So, the pandemic brought a fair number of changes to the working world. Pre-pandemic, we would be working mainly on site, travelling to work on a daily basis, working 8 a.m. to 4 p.m., with the expected subset of careers which allow for shifts and variable hours.
With the pandemic we were forced to pivot and adapt to a virtual scenario, or at least a hybrid approach where we alternated between off-site/remote/virtual to on-site/face-to-face. And those were industries where there were such options. A fair number of persons either lost their jobs, were furloughed, or resigned.
The pandemic caused persons to take a pause and reassess their career pathways. There was an increased number of persons quitting their jobs, especially those in the service provider and hospitality sectors, which are typically low-paid and demand-heavy. We had the highest number of applications for new businesses, persons were being more creative, finding career opportunities in cubbyholes where previously there were none.
Suddenly new terms were being exposed. Even furloughed. I had probably heard that term once before the pandemic. When we heard about persons being furloughed in the UK initially, I remember having to check online to remind myself of the meaning of the term. Then we had quiet firing. This was previously always around, but became more so during the pandemic when employers would passive-aggressively not fire the person but freeze them out, marginalise them, even set them up to fail and make the workplace uninhabitable for them, forcing them to resign. Although a douche move, this method is cheaper, has less conflict and less potential litigation.
Then there is quiet quitting. Again, this phenomenon is not new, but it became a thing during the pandemic. It was possibly exacerbated by the spike in employee disengagement in addition to the non-supportive employers and work environments now exposed by the pandemic strain. Quiet quitting went viral on TikTok in July 2022 and persons were encouraged to not outright quit their jobs, but withdraw from overworking and quit the idea of going above and beyond as people had often done pre-pandemic. With the pandemic, persons were more aware of burnout and mental health, and with quiet quitting, persons would do their job duties but have firmer boundaries and make time instead for non-work aspects of their lives.
Another trend with the pandemic is the social media career influencer. Instead of taking advice from older experts or certified coaches, the younger generations, Gen Z and Gen Y, are instead listening to similar-aged TikTok and Instagram influencers who produce short videos and give career advice. These generations relate to them better and find they speak their language, in short, practical clips. The information is nothing new, but it is like talking to your friend or close relative and the social media influencers think the juxtaposition is that people are also looking for that human connection in the midst of the virtuality.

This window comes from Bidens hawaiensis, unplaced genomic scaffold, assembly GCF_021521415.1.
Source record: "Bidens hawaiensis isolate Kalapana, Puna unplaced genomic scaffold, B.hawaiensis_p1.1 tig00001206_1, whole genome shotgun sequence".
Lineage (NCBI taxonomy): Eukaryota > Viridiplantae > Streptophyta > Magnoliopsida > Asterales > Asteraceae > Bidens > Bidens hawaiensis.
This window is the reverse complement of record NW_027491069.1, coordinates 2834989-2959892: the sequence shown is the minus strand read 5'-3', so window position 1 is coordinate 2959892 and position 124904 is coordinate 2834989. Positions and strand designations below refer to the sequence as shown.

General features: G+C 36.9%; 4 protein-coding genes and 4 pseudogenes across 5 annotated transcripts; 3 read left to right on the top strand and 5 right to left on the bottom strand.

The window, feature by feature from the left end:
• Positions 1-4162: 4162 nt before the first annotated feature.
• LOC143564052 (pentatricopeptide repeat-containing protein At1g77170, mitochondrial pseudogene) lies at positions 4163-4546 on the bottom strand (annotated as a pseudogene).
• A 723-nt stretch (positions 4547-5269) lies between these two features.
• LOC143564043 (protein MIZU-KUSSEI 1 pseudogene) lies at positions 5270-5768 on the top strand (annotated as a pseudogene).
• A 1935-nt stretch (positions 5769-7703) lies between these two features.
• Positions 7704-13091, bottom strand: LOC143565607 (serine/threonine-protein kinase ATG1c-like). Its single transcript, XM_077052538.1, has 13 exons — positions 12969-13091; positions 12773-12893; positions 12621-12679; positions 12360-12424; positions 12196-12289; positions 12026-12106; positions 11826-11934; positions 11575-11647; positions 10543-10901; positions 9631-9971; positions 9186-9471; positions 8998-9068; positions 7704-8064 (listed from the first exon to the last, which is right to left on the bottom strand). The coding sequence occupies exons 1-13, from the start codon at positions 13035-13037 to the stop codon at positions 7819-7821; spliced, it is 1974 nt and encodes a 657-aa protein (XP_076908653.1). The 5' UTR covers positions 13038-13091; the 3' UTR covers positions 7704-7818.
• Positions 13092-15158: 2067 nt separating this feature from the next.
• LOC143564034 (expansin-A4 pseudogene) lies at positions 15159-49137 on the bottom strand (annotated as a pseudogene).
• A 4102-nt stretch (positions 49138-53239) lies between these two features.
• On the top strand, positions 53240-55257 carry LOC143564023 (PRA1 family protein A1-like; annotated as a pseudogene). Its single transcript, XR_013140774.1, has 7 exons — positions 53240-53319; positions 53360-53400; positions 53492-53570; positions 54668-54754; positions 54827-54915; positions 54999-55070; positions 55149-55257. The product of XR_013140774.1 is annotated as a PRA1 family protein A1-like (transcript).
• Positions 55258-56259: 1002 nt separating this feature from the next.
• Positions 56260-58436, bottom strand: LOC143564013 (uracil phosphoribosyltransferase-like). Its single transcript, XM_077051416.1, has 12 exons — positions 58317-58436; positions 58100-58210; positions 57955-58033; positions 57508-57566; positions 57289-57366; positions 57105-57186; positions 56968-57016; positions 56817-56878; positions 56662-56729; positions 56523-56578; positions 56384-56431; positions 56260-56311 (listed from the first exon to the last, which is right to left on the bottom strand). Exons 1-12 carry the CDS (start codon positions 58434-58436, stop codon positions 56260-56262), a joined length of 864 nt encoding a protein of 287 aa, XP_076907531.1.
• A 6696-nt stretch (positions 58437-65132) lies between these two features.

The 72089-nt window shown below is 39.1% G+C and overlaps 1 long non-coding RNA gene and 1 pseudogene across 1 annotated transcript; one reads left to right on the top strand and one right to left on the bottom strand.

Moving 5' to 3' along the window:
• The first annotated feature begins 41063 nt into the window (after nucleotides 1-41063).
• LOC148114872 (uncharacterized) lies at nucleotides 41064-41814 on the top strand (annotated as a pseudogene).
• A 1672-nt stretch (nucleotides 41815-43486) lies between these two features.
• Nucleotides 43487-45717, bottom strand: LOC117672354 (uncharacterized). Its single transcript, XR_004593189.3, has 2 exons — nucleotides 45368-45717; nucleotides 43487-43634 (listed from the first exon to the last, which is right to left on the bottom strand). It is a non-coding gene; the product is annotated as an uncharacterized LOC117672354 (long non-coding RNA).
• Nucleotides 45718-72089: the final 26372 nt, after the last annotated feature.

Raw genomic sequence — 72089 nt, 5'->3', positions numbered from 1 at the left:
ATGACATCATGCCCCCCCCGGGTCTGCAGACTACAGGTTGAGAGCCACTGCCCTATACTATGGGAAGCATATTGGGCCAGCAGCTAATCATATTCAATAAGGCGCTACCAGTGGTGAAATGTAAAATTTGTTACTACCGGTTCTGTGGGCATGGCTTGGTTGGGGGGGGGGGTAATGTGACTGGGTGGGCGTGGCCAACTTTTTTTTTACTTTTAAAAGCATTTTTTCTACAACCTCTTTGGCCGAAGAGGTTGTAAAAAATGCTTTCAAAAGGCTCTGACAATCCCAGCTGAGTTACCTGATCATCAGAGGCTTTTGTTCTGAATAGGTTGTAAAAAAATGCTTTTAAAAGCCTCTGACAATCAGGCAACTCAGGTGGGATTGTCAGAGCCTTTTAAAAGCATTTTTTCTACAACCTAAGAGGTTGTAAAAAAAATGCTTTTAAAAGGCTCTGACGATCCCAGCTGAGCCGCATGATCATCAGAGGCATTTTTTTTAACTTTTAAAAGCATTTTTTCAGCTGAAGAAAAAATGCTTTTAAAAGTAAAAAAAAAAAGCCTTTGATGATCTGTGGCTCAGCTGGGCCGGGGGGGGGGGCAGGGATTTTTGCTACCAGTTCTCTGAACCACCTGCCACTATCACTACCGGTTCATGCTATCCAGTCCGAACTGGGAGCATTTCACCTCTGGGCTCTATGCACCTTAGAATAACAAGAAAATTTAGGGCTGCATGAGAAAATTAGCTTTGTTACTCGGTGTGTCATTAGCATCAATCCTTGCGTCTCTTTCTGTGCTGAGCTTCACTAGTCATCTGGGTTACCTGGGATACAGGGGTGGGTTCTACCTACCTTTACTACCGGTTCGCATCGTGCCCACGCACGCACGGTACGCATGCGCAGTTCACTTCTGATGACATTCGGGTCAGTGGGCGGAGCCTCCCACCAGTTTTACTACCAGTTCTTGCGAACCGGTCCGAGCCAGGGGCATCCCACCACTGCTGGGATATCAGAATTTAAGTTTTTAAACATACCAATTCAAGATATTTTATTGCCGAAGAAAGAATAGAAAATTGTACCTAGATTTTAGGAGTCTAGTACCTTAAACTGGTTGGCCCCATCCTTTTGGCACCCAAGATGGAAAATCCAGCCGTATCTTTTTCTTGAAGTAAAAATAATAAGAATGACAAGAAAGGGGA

Another trend is the video CV. With the increase in virtual interviews, persons are adding to the application process by having a video CV in addition to sending your written CV via hard or soft copy (the latter which can get lost in the crowd of CVs). It becomes almost like the cover letter, where you give a brief description of yourself and maybe show an example of you doing the work task for which you are applying. This has become more popular with LinkedIn and TikTok, and, on this trajectory, may become mandatory as we continue to expand our virtual world interconnections.
We have all heard about the C suite, typically comprising of the CEO, COO, CFO. Now there is an additional category called the CRO (chief remote officer). This person manages the remote workers, the hybrid interface and oversees the hybrid transition, working with post-pandemic operating models. Again interestingly, one of the main goals of the CRO is to maintain structure and human connection in the midst of the virtuality, within the hybrid workforce.
There is one other trend that I find most exciting. Reverse mentorship. This is where the younger generations are mentoring the older bosses. Typically, senior executives teach and mentor younger employees, but now the younger generations are teaching the older managers about social issues, social media, changing styles, culture, language, consumer preferences, wokeness. This can increase innovation, make managers seem cool and retain the younger generations since the older managers will now be able to speak Gen Z. With the increasing retirement age, the generation spread in the workplace is expanding and now we have Generation Z, Generation Y, Generation X and Baby Boomers, all with different concepts, culture, boundaries, workplace rules and even language. It is really important for managers to learn each generation and to be able to traverse all, and reverse mentorship is one way of doing that.
Man, it seems this pandemic has not just caused change but also escalated it. So many new concepts in the changing workplace. Today I was walking along the corridor in the hospital and this Rastafarian hospital worker who was chatting with me said, “Change is like the tide, man. It is inevitable. Don’t fight it, embrace it, roll with it.” It is sometimes our only constant.
—Dr Joanne F Paul is an emergency medicine lecturer with The UWI and a member of TEL institute